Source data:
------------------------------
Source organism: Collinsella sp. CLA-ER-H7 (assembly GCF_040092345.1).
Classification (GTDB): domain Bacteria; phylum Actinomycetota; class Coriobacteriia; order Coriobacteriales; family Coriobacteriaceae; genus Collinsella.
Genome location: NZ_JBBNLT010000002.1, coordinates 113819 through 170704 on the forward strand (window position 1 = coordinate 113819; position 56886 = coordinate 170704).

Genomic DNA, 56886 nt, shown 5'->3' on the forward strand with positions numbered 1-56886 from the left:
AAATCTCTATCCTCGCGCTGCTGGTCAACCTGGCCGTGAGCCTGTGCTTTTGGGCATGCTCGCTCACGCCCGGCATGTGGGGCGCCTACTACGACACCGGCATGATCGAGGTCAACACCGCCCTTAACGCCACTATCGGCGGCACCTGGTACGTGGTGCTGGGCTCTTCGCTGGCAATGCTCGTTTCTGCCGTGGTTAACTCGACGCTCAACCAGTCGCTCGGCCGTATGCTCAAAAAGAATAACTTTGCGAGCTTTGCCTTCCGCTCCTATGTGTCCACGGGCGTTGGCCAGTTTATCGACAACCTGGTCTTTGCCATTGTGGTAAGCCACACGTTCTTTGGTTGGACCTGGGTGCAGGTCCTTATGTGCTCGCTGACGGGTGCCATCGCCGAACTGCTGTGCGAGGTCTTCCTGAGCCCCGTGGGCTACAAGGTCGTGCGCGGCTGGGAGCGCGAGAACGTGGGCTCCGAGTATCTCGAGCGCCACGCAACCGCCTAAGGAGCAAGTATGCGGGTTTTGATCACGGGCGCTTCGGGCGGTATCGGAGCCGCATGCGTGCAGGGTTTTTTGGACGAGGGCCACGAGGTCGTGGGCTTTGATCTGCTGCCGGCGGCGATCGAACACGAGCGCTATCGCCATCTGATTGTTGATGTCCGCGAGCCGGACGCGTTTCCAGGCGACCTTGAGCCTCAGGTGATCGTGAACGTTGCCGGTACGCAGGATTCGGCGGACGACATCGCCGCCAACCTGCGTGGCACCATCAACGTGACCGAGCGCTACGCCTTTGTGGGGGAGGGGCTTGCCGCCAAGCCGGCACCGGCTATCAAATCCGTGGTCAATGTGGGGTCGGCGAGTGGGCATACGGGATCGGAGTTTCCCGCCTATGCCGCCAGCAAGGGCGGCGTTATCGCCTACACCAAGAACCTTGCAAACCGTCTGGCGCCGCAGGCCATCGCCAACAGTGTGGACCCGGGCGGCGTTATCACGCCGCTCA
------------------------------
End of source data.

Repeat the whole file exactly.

Source organism: Collinsella sp. CLA-ER-H7 (assembly GCF_040092345.1).
Classification (GTDB): domain Bacteria; phylum Actinomycetota; class Coriobacteriia; order Coriobacteriales; family Coriobacteriaceae; genus Collinsella.
Genome location: NZ_JBBNLT010000002.1, coordinates 113819 through 170704 on the forward strand (window position 1 = coordinate 113819; position 56886 = coordinate 170704).

Genomic DNA, 56886 nt, shown 5'->3' on the forward strand with positions numbered 1-56886 from the left:
AAATCTCTATCCTCGCGCTGCTGGTCAACCTGGCCGTGAGCCTGTGCTTTTGGGCATGCTCGCTCACGCCCGGCATGTGGGGCGCCTACTACGACACCGGCATGATCGAGGTCAACACCGCCCTTAACGCCACTATCGGCGGCACCTGGTACGTGGTGCTGGGCTCTTCGCTGGCAATGCTCGTTTCTGCCGTGGTTAACTCGACGCTCAACCAGTCGCTCGGCCGTATGCTCAAAAAGAATAACTTTGCGAGCTTTGCCTTCCGCTCCTATGTGTCCACGGGCGTTGGCCAGTTTATCGACAACCTGGTCTTTGCCATTGTGGTAAGCCACACGTTCTTTGGTTGGACCTGGGTGCAGGTCCTTATGTGCTCGCTGACGGGTGCCATCGCCGAACTGCTGTGCGAGGTCTTCCTGAGCCCCGTGGGCTACAAGGTCGTGCGCGGCTGGGAGCGCGAGAACGTGGGCTCCGAGTATCTCGAGCGCCACGCAACCGCCTAAGGAGCAAGTATGCGGGTTTTGATCACGGGCGCTTCGGGCGGTATCGGAGCCGCATGCGTGCAGGGTTTTTTGGACGAGGGCCACGAGGTCGTGGGCTTTGATCTGCTGCCGGCGGCGATCGAACACGAGCGCTATCGCCATCTGATTGTTGATGTCCGCGAGCCGGACGCGTTTCCAGGCGACCTTGAGCCTCAGGTGATCGTGAACGTTGCCGGTACGCAGGATTCGGCGGACGACATCGCCGCCAACCTGCGTGGCACCATCAACGTGACCGAGCGCTACGCCTTTGTGGGGGAGGGGCTTGCCGCCAAGCCGGCACCGGCTATCAAATCCGTGGTCAATGTGGGGTCGGCGAGTGGGCATACGGGATCGGAGTTTCCCGCCTATGCCGCCAGCAAGGGCGGCGTTATCGCCTACACCAAGAACCTTGCAAACCGTCTGGCGCCGCAGGCCATCGCCAACAGTGTGGACCCGGGCGGCGTTATCACGCCGCTCA